Lessons on Systems Change from The Center on Substance Abuse and Child Welfare

The impact of parental substance abuse on children’s stability and well-being is a concern that crosses systems.  Data suggests that parental drug and alcohol use is related to abuse and neglect and increases the likelihood of a parent’s involvement in the justice system – including the possibility of incarceration. The National Center on Substance Abuse and Child Welfare (NCSACW) provides In-Depth Technical Assistance (IDTA) to a handful of sites across the country in the areas of substance abuse, child welfare and the courts to result in better outcomes for families involved in these systems.  For approximately 18 months, the IDTA team works with local, state or tribal entities to coordinate strategy and services across systems through the use of evidence-based programs and on-site technical assistance in order to grow capacity for improved child and family outcomes.

The report, In-Depth Technical Assistance (IDTA) Final Report 2007-2012 provides an overview of the IDTA program model, related site accomplishments, and the lessons of system change at various levels. Some findings include,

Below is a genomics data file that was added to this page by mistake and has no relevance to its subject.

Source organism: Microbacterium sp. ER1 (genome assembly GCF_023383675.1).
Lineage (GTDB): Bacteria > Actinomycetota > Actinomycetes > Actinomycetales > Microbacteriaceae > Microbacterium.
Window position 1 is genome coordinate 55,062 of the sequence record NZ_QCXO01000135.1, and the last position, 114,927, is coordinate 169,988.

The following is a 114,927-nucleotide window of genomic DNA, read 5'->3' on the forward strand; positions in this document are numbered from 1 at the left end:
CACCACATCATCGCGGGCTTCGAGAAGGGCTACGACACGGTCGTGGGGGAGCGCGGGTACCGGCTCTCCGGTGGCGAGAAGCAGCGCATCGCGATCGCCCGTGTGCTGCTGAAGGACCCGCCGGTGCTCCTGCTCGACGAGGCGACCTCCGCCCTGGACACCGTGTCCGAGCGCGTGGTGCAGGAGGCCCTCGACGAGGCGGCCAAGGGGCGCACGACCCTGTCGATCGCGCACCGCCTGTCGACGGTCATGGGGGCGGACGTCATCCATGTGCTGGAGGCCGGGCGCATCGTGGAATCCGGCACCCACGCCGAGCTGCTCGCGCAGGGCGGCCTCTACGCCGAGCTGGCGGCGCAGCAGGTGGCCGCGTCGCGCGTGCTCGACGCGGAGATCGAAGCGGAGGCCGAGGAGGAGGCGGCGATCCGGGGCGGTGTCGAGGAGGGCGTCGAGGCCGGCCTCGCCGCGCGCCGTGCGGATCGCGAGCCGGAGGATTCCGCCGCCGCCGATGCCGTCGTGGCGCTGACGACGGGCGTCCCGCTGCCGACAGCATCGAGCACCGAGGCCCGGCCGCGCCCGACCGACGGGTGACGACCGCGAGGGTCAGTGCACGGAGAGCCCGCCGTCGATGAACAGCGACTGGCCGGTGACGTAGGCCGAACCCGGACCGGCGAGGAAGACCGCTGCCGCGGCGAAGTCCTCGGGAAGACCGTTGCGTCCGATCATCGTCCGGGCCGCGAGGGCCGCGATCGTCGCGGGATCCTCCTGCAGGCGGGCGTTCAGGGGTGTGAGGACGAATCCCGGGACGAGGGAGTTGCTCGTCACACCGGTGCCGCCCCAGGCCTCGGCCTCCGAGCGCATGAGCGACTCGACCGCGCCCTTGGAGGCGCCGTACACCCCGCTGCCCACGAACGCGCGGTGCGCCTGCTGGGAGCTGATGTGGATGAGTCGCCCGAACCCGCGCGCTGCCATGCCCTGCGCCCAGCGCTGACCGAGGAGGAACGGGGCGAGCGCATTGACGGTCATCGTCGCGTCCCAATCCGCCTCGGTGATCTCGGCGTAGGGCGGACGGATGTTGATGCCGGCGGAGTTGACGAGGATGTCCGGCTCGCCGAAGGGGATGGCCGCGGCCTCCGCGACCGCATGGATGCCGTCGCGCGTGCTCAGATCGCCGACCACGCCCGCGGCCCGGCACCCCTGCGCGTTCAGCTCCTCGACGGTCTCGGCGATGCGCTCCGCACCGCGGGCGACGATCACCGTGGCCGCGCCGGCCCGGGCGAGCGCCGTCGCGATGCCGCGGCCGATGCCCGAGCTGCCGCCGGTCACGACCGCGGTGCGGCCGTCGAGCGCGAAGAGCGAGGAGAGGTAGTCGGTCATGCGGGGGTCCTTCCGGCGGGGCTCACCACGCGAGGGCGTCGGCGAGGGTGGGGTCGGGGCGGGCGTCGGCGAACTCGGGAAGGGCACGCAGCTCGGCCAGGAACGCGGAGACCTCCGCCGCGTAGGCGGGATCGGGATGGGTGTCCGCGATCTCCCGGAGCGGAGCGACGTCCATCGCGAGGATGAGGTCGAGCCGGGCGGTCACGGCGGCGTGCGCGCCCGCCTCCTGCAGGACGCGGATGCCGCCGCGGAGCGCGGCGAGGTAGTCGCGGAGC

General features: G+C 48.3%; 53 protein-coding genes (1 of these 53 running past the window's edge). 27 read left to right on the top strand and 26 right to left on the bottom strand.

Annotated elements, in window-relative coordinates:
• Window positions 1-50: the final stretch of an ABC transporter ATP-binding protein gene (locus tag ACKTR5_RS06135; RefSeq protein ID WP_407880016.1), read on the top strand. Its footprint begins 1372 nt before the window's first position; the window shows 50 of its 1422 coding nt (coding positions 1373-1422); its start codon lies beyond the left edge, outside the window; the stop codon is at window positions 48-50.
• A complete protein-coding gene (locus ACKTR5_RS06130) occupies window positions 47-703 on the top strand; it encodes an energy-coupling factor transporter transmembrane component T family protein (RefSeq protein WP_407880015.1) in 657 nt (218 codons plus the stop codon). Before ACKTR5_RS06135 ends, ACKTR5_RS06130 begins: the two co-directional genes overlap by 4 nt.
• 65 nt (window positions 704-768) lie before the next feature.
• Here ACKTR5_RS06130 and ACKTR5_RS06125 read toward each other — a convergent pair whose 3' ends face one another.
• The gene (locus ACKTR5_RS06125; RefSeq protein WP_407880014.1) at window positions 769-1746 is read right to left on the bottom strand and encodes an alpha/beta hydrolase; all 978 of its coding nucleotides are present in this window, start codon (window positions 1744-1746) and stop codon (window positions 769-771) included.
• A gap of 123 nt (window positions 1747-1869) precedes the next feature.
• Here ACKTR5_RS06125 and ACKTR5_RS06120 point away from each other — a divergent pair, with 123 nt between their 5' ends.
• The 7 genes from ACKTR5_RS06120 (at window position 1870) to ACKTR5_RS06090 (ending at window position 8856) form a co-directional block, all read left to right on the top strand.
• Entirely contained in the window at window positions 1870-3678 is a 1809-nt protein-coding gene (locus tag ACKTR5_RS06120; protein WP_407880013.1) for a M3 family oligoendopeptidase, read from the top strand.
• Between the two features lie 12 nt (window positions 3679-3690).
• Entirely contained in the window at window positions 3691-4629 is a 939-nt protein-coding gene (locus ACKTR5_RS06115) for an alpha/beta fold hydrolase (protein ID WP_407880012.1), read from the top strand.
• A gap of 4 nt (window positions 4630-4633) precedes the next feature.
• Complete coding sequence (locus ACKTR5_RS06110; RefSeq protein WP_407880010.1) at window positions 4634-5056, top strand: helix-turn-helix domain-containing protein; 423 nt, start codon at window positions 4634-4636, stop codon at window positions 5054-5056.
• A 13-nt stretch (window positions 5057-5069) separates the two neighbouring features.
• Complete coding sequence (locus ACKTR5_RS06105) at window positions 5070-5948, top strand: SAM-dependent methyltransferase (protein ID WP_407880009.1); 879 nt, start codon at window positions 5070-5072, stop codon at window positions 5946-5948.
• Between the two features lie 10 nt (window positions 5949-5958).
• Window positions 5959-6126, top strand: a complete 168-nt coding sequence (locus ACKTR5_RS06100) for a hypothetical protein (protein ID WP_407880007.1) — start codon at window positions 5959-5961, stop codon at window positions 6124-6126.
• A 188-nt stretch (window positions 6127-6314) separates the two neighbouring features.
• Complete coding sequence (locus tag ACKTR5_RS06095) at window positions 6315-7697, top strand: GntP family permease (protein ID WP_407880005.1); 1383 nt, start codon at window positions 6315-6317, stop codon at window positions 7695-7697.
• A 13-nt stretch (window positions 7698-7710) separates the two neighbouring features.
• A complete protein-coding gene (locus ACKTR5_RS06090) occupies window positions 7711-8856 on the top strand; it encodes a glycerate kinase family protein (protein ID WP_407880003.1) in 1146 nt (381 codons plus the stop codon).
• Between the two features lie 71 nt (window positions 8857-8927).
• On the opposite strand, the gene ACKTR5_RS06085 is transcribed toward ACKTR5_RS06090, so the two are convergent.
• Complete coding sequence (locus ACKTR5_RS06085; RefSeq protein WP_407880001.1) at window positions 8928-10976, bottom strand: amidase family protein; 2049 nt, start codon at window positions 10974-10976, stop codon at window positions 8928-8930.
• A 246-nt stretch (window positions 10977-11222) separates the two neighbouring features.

• 50 percent of the sites implemented (or enhanced) a recovery specialist model in their programs;
  • 68 percent developed and/or implemented cross-system training plans;
  • 60 percent developed and/or implemented screening protocols that resulted in lowers costs, reduced redundancy and a more efficient referral process;
  • 27 percent used cross-system data collection and tracking processes, such as case reviews and drop-off analysis, to inform policy and program decisions. (Note: according to the SAMHSA website, a Drop-Off Analysis is “a method used to assess linkages among child welfare, treatment agencies and courts. The method helps to identify connections that families need to make between systems to obtain services and achieve their child welfare case goals.”)

In addition to program findings, the brief discusses numerous lessons learned around systems change, particularly: issues in achieving long-term policy and practice changes and avoiding the fracture of collaborative relationships post-project,  leadership focused on engaging and sustaining partners,  use of data to identify areas of and opportunities for change, and realistic timelines for implementing system change and shared accountability.